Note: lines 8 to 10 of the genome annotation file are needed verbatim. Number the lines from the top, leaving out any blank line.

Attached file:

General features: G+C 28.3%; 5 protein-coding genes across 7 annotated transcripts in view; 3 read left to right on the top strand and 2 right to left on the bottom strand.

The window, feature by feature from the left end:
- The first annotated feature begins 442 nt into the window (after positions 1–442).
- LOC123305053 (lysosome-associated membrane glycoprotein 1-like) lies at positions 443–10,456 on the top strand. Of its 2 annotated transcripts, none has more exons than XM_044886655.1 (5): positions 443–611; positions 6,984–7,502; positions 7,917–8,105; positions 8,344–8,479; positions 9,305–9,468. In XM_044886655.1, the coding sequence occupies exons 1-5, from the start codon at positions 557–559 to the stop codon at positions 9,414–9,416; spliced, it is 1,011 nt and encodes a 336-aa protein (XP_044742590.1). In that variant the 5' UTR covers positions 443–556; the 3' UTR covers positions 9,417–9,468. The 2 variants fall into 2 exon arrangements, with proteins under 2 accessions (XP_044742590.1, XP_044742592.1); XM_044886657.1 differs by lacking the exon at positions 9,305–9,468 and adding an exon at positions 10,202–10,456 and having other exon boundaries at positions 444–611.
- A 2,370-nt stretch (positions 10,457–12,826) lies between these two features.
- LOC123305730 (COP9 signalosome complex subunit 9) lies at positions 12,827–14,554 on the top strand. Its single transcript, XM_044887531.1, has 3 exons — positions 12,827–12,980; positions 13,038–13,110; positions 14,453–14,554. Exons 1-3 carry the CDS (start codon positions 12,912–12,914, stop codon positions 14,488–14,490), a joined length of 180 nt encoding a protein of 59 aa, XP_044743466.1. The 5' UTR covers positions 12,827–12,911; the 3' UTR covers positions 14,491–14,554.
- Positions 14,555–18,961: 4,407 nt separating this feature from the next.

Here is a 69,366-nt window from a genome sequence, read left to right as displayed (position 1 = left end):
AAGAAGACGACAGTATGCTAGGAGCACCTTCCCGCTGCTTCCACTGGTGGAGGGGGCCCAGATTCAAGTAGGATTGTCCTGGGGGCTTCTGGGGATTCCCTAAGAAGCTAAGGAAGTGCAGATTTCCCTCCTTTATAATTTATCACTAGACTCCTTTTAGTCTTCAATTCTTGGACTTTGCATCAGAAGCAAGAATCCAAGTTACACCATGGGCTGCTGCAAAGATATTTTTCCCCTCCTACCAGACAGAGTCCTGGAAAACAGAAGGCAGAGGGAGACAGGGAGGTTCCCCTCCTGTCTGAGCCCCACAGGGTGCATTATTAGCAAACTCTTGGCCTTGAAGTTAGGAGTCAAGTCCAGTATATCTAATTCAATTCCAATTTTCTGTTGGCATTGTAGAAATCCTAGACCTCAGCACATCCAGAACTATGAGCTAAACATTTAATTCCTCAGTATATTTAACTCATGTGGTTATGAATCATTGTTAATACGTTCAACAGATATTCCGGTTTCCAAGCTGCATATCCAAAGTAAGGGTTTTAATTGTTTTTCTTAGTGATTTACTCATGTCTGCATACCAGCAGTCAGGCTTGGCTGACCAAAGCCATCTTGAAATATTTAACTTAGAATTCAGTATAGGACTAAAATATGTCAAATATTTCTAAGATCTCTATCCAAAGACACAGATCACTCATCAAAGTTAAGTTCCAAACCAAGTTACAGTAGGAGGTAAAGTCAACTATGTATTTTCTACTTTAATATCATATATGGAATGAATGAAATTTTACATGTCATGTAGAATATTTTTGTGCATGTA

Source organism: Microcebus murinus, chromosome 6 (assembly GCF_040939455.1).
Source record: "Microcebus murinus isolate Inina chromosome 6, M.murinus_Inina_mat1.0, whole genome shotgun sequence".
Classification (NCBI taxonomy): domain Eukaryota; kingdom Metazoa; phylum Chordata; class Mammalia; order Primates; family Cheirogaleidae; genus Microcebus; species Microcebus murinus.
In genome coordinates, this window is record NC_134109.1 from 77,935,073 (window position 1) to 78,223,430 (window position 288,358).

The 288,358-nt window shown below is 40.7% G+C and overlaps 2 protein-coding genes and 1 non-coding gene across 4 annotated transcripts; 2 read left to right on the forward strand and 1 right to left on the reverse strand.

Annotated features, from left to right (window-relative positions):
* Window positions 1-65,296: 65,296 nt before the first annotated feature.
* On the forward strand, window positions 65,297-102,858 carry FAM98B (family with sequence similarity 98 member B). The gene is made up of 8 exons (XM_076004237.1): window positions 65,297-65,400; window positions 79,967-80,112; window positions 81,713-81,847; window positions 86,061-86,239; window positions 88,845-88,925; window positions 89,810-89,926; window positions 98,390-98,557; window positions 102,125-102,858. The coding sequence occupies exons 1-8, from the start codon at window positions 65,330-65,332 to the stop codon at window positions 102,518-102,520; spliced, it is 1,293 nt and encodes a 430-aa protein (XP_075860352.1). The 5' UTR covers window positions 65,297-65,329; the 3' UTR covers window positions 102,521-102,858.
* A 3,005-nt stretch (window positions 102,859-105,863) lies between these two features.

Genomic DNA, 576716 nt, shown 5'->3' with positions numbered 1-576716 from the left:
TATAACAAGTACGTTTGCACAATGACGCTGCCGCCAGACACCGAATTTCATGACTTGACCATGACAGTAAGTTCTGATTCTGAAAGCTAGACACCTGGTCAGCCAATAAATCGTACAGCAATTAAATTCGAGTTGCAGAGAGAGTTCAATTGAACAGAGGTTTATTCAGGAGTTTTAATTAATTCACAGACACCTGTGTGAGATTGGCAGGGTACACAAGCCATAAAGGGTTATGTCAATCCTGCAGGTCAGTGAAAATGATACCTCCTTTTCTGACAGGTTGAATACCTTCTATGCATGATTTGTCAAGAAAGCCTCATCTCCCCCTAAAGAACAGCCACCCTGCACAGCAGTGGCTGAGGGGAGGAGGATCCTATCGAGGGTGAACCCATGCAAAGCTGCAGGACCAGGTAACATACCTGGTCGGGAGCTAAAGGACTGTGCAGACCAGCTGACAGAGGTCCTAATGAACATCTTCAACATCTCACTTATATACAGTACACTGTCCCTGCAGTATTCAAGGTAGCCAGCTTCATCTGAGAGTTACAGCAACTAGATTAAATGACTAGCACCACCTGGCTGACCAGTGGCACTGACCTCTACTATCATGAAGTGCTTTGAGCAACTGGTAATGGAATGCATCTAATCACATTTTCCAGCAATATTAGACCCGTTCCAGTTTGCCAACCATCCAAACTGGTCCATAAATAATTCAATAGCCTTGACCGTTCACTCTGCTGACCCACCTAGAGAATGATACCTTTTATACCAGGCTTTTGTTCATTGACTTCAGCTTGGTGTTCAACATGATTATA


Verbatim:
Here is a 69,366-nt window from a genome sequence, read left to right as displayed (position 1 = left end):
AAGAAGACGACAGTATGCTAGGAGCACCTTCCCGCTGCTTCCACTGGTGGAGGGGGCCCAGATTCAAGTAGGATTGTCCTGGGGGCTTCTGGGGATTCCCTAAGAAGCTAAGGAAGTGCAGATTTCCCTCCTTTATAATTTATCACTAGACTCCTTTTAGTCTTCAATTCTTGGACTTTGCATCAGAAGCAAGAATCCAAGTTACACCATGGGCTGCTGCAAAGATATTTTTCCCCTCCTACCAGACAGAGTCCTGGAAAACAGAAGGCAGAGGGAGACAGGGAGGTTCCCCTCCTGTCTGAGCCCCACAGGGTGCATTATTAGCAAACTCTTGGCCTTGAAGTTAGGAGTCAAGTCCAGTATATCTAATTCAATTCCAATTTTCTGTTGGCATTGTAGAAATCCTAGACCTCAGCACATCCAGAACTATGAGCTAAACATTTAATTCCTCAGTATATTTAACTCATGTGGTTATGAATCATTGTTAATACGTTCAACAGATATTCCGGTTTCCAAGCTGCATATCCAAAGTAAGGGTTTTAATTGTTTTTCTTAGTGATTTACTCATGTCTGCATACCAGCAGTCAGGCTTGGCTGACCAAAGCCATCTTGAAATATTTAACTTAGAATTCAGTATAGGACTAAAATATGTCAAATATTTCTAAGATCTCTATCCAAAGACACAGATCACTCATCAAAGTTAAGTTCCAAACCAAGTTACAGTAGGAGGTAAAGTCAACTATGTATTTTCTACTTTAATATCATATATGGAATGAATGAAATTTTACATGTCATGTAGAATATTTTTGTGCATGTA

Source organism: Microcebus murinus, chromosome 6 (assembly GCF_040939455.1).